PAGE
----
Hakeem v. Transdev Services, Inc. et al
ORDER by Judge Vince Chhabria Decertifying class as to drug test claims; granting 56 Motion for Summary Judgment as to Hakeem on drug test claims. (vclc2S, COURT STAFF) (Filed on 4/27/2021)
UNITED STATES DISTRICT COURT
NORTHERN DISTRICT OF CALIFORNIA
CHAUENGA M HAKEEM,
Case No. 19-cv-02161-VC
TRANSDEV SERVICES, INC., et al.,
ORDER DECERTIFYING CLASS AS
TO DRUG TEST CLAIMS;
GRANTING MOTION FOR
SUMMARY JUDGMENT AS TO
HAKEEM ON DRUG TEST CLAIMS
Re: Dkt. No. 67
This case has a somewhat strange history. Two classes were certified: (i) a class of
Transdev employees who underwent mandatory drug testing required as a contingency of
employment; and (ii) a class of Transdev employees who received blended paycheck stubs.1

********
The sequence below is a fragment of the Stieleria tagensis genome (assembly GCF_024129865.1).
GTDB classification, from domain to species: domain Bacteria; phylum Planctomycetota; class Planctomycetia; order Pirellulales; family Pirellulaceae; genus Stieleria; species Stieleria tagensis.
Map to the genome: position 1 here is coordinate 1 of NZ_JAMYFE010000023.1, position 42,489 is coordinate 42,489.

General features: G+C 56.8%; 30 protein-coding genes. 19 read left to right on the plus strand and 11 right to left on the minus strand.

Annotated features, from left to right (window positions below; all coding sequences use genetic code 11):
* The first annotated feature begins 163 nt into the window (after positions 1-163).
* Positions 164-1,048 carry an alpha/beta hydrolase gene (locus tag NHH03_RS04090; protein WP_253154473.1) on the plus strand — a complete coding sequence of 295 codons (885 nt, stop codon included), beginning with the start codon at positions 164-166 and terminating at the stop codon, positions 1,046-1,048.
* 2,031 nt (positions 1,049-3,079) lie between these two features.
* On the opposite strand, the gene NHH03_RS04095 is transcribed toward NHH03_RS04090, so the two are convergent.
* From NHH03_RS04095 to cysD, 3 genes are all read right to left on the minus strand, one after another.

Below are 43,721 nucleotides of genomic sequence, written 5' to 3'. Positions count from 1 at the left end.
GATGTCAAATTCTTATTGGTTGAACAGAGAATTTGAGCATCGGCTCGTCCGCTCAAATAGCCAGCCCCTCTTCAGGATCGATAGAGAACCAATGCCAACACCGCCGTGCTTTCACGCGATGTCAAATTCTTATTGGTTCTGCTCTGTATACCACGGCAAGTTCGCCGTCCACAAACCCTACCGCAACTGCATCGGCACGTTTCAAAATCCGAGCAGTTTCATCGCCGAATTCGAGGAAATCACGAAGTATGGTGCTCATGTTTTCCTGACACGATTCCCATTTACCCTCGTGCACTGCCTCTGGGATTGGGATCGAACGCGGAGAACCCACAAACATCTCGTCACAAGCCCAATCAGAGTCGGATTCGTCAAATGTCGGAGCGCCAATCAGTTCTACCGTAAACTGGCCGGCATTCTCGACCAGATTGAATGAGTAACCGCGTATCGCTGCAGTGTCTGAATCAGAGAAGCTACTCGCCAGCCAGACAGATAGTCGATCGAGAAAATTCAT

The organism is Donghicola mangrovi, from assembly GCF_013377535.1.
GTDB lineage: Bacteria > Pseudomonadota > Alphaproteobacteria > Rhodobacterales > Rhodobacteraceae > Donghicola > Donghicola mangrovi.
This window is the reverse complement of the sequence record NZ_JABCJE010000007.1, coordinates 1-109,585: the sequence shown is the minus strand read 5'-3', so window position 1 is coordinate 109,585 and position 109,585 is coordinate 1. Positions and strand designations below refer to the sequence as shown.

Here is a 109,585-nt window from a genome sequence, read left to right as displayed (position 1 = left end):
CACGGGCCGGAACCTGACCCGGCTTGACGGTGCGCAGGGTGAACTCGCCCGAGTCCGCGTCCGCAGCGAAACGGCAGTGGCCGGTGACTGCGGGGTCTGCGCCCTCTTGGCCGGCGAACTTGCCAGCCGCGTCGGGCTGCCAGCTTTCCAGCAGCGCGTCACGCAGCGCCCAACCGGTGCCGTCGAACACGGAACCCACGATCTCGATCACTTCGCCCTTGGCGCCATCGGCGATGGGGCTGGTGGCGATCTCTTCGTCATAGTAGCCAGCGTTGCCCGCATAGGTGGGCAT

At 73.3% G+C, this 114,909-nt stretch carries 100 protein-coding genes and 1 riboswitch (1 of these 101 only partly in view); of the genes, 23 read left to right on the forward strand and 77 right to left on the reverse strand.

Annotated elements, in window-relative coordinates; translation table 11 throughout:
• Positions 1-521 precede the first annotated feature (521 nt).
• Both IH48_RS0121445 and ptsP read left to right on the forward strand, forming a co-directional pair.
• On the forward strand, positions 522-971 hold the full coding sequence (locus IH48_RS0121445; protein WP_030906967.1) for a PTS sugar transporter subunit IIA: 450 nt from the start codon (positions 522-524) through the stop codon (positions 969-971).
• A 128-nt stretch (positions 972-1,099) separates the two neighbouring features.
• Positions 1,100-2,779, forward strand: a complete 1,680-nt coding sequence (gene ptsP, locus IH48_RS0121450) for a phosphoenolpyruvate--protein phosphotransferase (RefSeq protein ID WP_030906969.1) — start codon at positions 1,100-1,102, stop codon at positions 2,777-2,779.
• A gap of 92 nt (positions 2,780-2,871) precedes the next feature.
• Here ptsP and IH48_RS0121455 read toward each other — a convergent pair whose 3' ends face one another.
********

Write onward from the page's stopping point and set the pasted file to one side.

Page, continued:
Transdev then moved for summary judgment only as to the claims relating to the drug test class.
The evidence submitted in connection with the summary judgment motion cast doubt on whether
the drug test claims were properly certified for class treatment. For the reasons discussed below,
the drug test class is now decertified, and Transdev’s motion for summary judgment as to
Hakeem’s drug test claims is granted on an individual basis.
1. Decertification of drug test class. The evidence presented at the class certification stage
suggested that the experiences of proposed class members with respect to the initial drug tests
they took as a contingency of employment were more or less the same, and that Hakeem’s
The class notice states that four classes were certified, but three of the four classes were defined
identically as Transdev employees who underwent mandatory initial drug tests. In effect, there